The wise have eyes in their heads,
while the fool walks in the darkness;
but I came to realize
that the same fate overtakes them both. — Ecclesiastes 2:14
I recently heard an inspiring story about a Jewish family from New Jersey who bought a new home and found a surprise inside. As the family prepared to move into the home, they discovered a hollow space in one of the walls in the attic. Opening the wall they discovered a box filled with money and valuables. The discovery was worth a huge sum, and the family wasn’t sure if they were ethically entitled to it or required to return it to the original homeowners. They asked their rabbi, who determined that they were required to return the hidden treasure, and so they did.
A short time later, the family’s home burnt to the ground. While they were thankful that no one was hurt, they were disturbed that this could happen to them, and particularly to their home, after the good deed that they had done in returning the money which they could have easily kept. They went back to their rabbi to express their frustration. He simply replied that this wasn’t the end of the story.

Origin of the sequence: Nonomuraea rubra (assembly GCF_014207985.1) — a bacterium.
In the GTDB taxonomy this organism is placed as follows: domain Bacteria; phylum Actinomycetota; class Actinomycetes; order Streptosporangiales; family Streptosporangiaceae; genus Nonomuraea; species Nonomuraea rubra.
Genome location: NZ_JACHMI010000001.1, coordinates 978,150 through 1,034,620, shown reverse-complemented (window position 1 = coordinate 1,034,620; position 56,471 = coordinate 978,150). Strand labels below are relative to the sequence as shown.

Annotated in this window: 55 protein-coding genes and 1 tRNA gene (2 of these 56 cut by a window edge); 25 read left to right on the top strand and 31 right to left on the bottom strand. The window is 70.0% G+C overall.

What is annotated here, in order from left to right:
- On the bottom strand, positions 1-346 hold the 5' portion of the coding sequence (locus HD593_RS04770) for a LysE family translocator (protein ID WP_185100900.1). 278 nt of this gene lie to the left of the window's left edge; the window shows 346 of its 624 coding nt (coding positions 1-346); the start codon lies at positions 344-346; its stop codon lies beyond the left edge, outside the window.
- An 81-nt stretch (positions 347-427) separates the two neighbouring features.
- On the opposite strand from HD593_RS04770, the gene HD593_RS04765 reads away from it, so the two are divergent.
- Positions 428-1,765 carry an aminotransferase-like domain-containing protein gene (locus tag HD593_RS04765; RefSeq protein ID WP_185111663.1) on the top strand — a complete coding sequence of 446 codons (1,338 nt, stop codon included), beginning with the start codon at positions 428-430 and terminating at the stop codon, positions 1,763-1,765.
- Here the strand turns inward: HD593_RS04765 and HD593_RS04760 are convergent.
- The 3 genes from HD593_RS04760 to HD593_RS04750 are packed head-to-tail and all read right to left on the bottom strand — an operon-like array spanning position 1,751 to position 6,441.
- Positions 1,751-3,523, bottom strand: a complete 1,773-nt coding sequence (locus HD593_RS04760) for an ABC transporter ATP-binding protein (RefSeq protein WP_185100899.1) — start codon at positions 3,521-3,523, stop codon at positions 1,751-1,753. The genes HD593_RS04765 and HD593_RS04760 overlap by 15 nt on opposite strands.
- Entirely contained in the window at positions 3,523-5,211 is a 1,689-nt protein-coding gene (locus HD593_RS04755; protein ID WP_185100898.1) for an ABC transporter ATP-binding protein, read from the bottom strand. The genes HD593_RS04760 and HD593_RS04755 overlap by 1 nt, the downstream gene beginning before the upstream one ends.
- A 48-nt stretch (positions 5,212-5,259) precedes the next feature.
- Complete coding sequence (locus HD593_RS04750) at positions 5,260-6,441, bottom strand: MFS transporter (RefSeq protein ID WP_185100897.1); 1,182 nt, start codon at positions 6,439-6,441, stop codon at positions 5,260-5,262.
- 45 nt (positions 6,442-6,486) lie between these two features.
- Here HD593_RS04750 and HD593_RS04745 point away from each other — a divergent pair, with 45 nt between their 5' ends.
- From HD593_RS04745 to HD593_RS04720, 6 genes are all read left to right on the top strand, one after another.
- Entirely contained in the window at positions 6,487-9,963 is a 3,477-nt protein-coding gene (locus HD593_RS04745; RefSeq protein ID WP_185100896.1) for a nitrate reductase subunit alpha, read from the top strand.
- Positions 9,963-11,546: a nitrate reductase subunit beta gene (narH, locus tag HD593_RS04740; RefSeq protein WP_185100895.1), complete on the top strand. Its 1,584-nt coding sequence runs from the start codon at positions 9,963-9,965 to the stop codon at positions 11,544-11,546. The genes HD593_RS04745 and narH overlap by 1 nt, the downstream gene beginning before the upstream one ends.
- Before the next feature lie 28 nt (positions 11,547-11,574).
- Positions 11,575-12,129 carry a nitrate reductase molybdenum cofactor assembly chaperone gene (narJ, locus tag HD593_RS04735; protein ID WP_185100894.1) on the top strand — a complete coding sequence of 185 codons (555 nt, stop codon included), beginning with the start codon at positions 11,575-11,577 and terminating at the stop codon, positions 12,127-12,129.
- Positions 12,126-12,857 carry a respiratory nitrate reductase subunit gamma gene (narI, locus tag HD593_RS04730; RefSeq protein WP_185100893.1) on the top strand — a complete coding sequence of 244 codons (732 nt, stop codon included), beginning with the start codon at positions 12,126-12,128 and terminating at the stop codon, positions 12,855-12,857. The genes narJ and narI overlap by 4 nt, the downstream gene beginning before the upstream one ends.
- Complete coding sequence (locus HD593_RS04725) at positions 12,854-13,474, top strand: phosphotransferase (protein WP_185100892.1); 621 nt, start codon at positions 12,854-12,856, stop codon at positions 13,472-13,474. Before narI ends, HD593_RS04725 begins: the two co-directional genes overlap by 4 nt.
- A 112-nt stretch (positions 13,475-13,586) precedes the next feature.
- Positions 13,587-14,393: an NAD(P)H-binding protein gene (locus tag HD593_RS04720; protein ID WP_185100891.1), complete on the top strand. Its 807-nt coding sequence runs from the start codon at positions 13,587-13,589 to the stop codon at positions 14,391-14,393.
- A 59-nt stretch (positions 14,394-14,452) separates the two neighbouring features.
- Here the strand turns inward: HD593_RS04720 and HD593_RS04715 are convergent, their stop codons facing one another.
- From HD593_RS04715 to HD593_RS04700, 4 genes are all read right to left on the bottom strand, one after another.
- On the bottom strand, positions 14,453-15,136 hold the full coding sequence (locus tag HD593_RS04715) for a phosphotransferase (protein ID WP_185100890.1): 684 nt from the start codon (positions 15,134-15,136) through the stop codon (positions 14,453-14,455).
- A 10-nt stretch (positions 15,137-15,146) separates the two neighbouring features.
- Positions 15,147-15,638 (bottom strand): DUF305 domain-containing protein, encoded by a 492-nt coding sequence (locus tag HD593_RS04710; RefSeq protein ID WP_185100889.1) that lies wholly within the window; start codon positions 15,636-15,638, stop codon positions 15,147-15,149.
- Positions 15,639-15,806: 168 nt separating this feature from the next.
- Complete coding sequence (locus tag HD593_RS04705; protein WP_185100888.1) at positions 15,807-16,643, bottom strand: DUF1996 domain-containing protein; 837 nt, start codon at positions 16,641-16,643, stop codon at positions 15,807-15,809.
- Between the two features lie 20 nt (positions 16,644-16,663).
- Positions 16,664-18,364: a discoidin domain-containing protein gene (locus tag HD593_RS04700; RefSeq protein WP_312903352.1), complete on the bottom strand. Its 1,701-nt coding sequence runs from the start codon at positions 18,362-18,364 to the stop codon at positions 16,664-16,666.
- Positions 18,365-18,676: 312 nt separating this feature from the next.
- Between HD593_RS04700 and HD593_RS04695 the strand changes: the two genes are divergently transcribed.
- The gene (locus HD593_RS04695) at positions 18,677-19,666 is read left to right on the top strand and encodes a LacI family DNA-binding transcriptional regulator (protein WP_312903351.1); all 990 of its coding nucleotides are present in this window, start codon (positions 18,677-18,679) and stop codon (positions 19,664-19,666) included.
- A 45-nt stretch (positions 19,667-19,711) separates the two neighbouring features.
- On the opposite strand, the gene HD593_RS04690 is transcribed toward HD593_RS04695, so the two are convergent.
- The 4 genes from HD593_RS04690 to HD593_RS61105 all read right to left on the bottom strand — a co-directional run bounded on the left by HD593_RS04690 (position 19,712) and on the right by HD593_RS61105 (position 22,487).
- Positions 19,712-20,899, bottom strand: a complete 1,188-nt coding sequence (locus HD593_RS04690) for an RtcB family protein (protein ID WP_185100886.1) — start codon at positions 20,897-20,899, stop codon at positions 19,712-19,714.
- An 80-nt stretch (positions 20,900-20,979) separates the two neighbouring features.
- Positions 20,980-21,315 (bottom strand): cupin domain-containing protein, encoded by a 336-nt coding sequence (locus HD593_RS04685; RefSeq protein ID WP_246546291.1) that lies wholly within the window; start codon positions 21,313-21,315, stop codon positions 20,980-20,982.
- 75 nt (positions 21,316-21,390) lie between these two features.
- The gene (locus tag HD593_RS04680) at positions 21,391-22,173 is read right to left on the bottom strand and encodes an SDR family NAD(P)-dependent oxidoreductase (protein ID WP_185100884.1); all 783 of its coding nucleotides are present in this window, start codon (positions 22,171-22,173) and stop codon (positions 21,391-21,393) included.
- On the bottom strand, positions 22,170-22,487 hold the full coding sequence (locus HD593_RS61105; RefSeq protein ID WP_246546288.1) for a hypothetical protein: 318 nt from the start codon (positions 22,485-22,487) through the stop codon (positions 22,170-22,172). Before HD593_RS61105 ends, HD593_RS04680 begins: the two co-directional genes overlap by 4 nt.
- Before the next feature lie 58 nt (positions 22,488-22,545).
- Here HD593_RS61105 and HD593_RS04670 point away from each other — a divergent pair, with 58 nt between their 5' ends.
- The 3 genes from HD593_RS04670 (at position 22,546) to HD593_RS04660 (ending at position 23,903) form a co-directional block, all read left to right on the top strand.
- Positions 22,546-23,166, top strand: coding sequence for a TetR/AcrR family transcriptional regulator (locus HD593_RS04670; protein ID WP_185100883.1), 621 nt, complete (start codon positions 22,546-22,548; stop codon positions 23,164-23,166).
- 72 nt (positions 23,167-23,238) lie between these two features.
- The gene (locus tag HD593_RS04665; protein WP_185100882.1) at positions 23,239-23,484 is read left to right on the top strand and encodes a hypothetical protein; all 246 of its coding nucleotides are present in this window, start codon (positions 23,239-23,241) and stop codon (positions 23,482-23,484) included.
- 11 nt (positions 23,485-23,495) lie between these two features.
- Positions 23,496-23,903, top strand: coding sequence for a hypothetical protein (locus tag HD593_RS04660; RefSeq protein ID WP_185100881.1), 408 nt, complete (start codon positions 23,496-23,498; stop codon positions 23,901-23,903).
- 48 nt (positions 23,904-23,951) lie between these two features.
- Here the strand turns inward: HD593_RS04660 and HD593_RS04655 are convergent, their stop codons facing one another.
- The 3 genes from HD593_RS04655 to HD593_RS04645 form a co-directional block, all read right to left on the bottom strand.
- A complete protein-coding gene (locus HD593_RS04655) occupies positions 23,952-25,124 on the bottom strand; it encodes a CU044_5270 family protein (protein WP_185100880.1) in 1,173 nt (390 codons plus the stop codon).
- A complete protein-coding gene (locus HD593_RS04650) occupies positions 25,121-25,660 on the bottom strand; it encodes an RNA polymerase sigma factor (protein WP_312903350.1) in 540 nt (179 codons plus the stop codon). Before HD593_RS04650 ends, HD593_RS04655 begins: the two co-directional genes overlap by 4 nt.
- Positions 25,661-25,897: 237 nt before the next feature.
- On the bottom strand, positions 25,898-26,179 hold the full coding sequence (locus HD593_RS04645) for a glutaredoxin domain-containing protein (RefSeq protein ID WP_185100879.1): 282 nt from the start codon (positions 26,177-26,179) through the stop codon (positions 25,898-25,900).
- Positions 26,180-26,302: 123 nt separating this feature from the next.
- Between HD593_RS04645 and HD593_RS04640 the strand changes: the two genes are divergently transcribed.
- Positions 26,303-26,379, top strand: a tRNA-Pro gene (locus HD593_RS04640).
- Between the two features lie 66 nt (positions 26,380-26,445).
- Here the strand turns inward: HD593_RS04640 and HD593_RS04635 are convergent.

A few years later, this family had a son who chose to serve in the Israel Defense Forces. In the summer of 2014, this boy was fighting in the dangerous Gaza Strip. The boy and his unit entered a home to capture a dangerous terrorist. They went up to the attic to capture the terrorist when they started to get orders to leave the house immediately.
It turns out that there were explosives hidden in the wall of the attic. Terrorists were trying to detonate them as the boy and his unit stood by. By miracle, the explosives failed to detonate. Israeli intelligence overheard the terrorists talking about the explosives they were trying to set off and got those boys out of there. The family told the story to their rabbi who said, “Now you see the whole story.”
When we are in the middle of our story, which is most of the time in our lives, it’s hard to understand that God has a good plan for our lives. In Ecclesiastes we read: “The wise have eyes in their heads, while the fool walks in the darkness.” The Jewish sages explain that this means that the wise are able to see that God has a plan even when they don’t understand it. In contrast, fools fumble in the darkness, feeling that life is haphazard, devoid of direction and meaning.
Our challenge is to keep our eyes open — to see past the darkness to the light on the other side. We need to trust that God will bring all things together for good — all in the right way at the right time.
With prayers for shalom, peace,
Rabbi Yechiel Eckstein
Founder and President